The International Air Transport Association nearly doubled forecasted losses for global airlines this year to $4.7 billion, from its previously projected $2.5 billion, "reflecting the rapid deterioration of the global economic conditions."
IATA said the airline demand environment has deteriorated significantly since its previous forecast, released in December, and now estimates passenger traffic to fall by nearly 6 percent this year, though a disproportionate pullback in premium demand will help contract revenues by 12 percent. IATA said the anticipated decline is much worse than the 7 percent revenue falloff that followed Sept. 11, 2001.
Though IATA director general and CEO Giovanni Bisignani declared the overall "state of the airline industry today is grim," the aviation association is most optimistic about U.S.-based airlines, which represents the only global region for which IATA predicts a profit this year—though modest to the point of being called by Bisignani "basically break-even."
Still, IATA expects U.S. carriers to finish the year in the black, thanks to "careful capacity management and lower spot prices for fuel."
Even as they were bracing for a demand drop-off and revenue declines in December, U.S. airline executives spent much of 2008 recalibrating their businesses through efficiency gains, capacity cuts, headcount reductions and ancillary revenue initiatives (BTNonline, Dec. 8, 2008).
IATA called U.S. carriers the only sector in global aviation "to have been able to shrink capacity in line with the fall in demand." However, carriers in other regions are "unable to keep up with the demand slump."
Despite U.S. airlines' capacity restraint, carriers continue to struggle in the face of demand weakness and revenue deterioration. The Air Transport Association in March said passenger revenue among U.S. airlines fell 19 percent in February compared with the same period last year, as petering passenger volumes and falling fares propelled revenues to decline for the fourth consecutive month. ATA said airlines in February witnessed a 12 percent decline in passengers and an 8 percent decline in yield.
J.P. Morgan aviation analyst Jamie Baker in a research note said he expected revenue to fall further in March, "largely given the Easter shift, with April trends more closely resembling those of February."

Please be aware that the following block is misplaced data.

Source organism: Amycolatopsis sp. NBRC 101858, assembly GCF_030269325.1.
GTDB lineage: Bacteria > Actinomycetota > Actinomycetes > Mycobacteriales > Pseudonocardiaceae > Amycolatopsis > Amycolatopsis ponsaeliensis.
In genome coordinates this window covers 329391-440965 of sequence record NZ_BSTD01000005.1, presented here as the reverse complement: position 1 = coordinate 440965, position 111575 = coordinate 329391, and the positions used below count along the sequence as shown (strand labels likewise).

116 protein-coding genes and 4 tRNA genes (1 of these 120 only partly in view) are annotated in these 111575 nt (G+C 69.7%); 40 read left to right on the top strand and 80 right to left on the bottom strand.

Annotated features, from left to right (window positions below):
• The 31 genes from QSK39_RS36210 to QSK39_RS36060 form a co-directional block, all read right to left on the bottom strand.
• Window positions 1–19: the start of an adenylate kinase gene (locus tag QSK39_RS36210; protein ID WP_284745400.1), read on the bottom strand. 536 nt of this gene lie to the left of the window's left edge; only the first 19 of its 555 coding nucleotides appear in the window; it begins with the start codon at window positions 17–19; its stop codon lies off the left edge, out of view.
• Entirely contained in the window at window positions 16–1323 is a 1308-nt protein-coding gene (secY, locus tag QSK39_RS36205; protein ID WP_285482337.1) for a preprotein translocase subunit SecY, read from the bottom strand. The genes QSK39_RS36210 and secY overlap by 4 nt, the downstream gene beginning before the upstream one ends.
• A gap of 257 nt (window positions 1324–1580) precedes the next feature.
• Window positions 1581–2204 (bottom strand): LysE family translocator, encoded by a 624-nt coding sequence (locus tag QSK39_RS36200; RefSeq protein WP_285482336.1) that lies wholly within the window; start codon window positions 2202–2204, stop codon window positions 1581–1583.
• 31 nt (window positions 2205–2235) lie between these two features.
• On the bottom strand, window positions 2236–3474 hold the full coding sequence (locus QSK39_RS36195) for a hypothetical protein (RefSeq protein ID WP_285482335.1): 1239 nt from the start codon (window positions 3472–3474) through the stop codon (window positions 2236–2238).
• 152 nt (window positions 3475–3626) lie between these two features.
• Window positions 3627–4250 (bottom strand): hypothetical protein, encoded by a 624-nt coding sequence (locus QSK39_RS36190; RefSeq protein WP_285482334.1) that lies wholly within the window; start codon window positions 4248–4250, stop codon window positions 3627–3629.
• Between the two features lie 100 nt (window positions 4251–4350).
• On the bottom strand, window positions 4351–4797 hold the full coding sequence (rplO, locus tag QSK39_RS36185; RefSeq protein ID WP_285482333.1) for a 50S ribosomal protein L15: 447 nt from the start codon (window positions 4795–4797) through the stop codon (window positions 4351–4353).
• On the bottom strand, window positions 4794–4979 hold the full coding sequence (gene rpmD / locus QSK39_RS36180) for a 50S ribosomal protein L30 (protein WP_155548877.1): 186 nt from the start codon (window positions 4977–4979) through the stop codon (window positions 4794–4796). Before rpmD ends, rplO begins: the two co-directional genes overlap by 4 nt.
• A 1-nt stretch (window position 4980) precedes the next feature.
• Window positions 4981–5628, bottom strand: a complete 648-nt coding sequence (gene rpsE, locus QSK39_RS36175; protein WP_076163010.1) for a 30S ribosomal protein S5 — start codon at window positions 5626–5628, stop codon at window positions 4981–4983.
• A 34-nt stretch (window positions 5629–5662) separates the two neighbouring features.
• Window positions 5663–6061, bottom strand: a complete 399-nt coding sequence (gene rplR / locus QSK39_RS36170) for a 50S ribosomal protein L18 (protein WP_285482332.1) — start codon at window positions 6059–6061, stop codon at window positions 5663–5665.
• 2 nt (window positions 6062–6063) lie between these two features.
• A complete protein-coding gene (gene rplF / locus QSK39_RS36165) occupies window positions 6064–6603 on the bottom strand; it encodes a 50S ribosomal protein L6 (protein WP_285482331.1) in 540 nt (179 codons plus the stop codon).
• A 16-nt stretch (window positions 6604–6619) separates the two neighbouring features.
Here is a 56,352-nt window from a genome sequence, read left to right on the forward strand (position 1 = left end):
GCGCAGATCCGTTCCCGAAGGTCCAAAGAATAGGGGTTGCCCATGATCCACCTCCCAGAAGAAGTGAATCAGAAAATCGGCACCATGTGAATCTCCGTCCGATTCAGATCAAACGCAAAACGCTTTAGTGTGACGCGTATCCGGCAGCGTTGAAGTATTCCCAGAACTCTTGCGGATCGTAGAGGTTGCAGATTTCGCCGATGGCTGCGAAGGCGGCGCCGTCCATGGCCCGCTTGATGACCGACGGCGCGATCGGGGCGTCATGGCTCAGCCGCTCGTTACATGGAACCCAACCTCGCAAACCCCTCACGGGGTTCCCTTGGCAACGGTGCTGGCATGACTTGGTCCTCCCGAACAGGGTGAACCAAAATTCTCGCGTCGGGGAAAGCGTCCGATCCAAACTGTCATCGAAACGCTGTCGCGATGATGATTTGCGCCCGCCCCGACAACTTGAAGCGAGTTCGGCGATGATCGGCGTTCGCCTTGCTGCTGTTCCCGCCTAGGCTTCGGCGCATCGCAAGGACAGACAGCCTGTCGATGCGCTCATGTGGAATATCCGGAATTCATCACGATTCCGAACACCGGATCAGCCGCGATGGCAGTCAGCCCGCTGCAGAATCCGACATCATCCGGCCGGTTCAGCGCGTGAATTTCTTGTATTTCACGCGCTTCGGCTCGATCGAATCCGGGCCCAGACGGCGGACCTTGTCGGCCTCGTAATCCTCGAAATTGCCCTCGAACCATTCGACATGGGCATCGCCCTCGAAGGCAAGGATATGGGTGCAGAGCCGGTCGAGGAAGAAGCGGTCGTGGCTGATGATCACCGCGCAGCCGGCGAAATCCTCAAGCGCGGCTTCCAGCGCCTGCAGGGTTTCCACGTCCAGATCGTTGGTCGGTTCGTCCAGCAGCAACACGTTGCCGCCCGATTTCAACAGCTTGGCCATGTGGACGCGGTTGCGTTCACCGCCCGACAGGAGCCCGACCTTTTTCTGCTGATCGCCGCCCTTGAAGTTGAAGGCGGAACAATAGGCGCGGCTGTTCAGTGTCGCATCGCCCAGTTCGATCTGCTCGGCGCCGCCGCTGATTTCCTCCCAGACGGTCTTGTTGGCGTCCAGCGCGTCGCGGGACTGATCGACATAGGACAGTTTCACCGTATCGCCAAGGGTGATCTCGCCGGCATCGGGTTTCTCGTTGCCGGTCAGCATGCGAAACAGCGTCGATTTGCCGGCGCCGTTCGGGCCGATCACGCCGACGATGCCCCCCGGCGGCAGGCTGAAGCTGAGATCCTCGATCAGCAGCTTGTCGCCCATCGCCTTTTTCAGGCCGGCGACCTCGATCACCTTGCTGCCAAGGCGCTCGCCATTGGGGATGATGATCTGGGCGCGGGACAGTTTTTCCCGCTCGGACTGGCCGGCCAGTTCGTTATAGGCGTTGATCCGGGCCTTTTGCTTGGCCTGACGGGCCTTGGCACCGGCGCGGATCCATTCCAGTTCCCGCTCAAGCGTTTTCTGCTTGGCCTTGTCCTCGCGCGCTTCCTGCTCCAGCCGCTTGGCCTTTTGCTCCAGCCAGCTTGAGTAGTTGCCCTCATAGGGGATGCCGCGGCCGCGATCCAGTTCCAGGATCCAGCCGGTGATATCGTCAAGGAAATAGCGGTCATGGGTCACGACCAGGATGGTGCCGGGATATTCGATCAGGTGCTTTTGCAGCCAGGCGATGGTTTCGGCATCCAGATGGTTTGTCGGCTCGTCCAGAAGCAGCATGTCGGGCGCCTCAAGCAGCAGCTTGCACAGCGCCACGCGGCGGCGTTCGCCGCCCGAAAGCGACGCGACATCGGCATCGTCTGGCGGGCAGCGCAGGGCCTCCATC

Baker noted, "From that point forward, we are modeling for neither recovery nor further deterioration." Baker noted that sustained demand trends, "while undoubtedly weak, are nonetheless tracking in line with our expectations."
Similarly, IATA said its forecast is "based on the view that the economy and demand for air transport will hit bottom by the middle of the year."
Though U.S. carriers struggle with demand, they are faring better than airlines in other parts of the world. IATA said Asia/Pacific carriers "continue to be hardest hit by the current economic turmoil," including a GDP drop of 5.5 percent in Japan—the region's largest market.
Europe is expected to see falls in demand, yields and profitability, IATA said, noting that capacity cuts initiated by carriers in the region have not been enough to absorb those declines.
IATA noted that only the Middle East region is expected to witness some demand growth this year. However, IATA said that wouldn't translate into profits as a modest 1 percent uptick in traffic volume meets capacity that is on track to grow nearly 4 percent.
IATA said one shred of good news for the aviation industry this year comes in the form of fuel price reductions that "are helping to curb even larger losses." IATA assumes an average fuel price of $50 per barrel this year, unchanged from previous forecasts.
"Fuel is the only good news," said Bisignani, "but the relief of lower fuel prices is overshadowed by falling demand and plummeting revenues. The industry is in intensive care. Airlines face two immediate fundamental challenges: conserving cash and carefully matching capacity to demand."